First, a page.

Earth’s earliest non-marine eukaryotes

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The existence of a terrestrial Precambrian (more than 542Myr ago) biota has been largely inferred from indirect chemical and geological evidence associated with palaeosols1, 2, the weathering of clay minerals3 and microbially induced sedimentary structures in siliciclastic sediments4. Direct evidence of fossils within rocks of non-marine origin in the Precambrian is exceedingly rare5, 6. The most widely cited example comprises a single report of morphologically simple mineralized tubes and spheres interpreted as cyanobacteria, obtained from 1,200-Myr-old palaeokarst in Arizona5. Organic-walled microfossils were first described from the non-marine Torridonian (1.2–1.0Gyr ago) sequence of northwest Scotland in 19077. Subsequent studies8, 9, 10 found few distinctive taxa—a century later, the Torridonian microflora is still being characterized as primarily nondescript “leiospheres”11. We have comprehensively sampled grey shales and phosphatic nodules throughout the Torridonian sequence. Here we report the recovery of large populations of diverse organic-walled microfossils extracted by acid maceration, complemented by studies using thin sections of phosphatic nodules that yield exceptionally detailed three-dimensional preservation. These assemblages contain multicellular structures, complex-walled cysts, asymmetric organic structures, and dorsiventral, compressed organic thalli, some approaching one millimetre in diameter. They offer direct evidence of eukaryotes living in freshwater aquatic and subaerially exposed habitats during the Proterozoic era. The apparent dominance of eukaryotes in non-marine settings by 1Gyr ago indicates that eukaryotic evolution on land may have commenced far earlier than previously thought.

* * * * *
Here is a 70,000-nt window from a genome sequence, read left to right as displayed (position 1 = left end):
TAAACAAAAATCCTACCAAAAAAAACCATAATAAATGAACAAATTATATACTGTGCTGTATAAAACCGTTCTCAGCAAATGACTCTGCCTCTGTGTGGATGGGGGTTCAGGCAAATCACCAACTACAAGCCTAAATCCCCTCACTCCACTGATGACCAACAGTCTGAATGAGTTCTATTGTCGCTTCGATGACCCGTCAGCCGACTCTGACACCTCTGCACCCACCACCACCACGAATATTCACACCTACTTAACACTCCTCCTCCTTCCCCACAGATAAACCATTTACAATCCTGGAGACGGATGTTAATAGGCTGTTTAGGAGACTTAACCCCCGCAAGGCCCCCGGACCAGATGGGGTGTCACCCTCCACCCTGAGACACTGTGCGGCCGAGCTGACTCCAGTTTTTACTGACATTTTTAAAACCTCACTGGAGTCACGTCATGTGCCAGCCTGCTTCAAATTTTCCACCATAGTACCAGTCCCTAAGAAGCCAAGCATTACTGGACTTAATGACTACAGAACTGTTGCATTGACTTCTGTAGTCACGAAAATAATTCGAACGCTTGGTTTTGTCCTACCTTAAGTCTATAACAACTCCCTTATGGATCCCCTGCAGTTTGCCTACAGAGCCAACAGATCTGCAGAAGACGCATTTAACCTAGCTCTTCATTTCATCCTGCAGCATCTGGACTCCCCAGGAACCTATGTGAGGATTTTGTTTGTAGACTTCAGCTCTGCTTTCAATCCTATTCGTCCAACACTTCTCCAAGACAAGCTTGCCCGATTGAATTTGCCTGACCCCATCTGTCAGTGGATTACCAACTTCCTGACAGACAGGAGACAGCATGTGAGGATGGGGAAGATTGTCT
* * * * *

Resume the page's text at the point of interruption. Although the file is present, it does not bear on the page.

At a glance


  1. Sphaeromorph acritarchs and cell clusters from the Torridonian, NW Scotland.
    Figure 1: Sphaeromorph acritarchs and cell clusters from the Torridonian, NW Scotland.

    a, Leiosphaeridia crassa; TOR08-18/Glame Member, Applecross Formation. b, Acritarch similar to Trematoligotriletum emarginatum Tim. with irregular verrucate surface; TOR08-26/Allt na Beistre Member, Applecross Formation. c, Lophosphaeridium sp. enclosed in a thin membranous vesicle; TOR08-34/Diabaig Formation. d, Surface detail of inner cyst (Lophosphaeridium sp.) in c showing small, evenly distributed granae. e, Leiosphaeridia crassa exhibiting a median split; TOR08-45/Cailleach Head Formation. f, Ellipsoidal cyst with granular wall structure exhibiting a terminal circular pylome excystment feature (arrow); TOR08-34/Diabaig Formation. g, Coarsely corrugate vesicle with dense contents; TOR08-27/Diabaig Formation. h, Spherical ball of cells enclosed within a complex wall (thin section from phosphatic nodule, Diabaig Formation). i, Blunt ellipsoidal vesicle with a micro-reticulate wall; TOR08-46/Cailleach Head Formation. j, Detail of i (box), showing the reticulate wall texture. k, Cell cluster, similar to Synsphaeridium sp. Note included condensed organic ‘spots’ (arrows); TOR08-26/Allt na Beistre Member, Applecross Formation. Scale bars: 10µm (ac, ei, k), 1µm (d, j).

  2. Cell clusters and large, morphologically complex vesicles.
    Figure 2: Cell clusters and large, morphologically complex vesicles.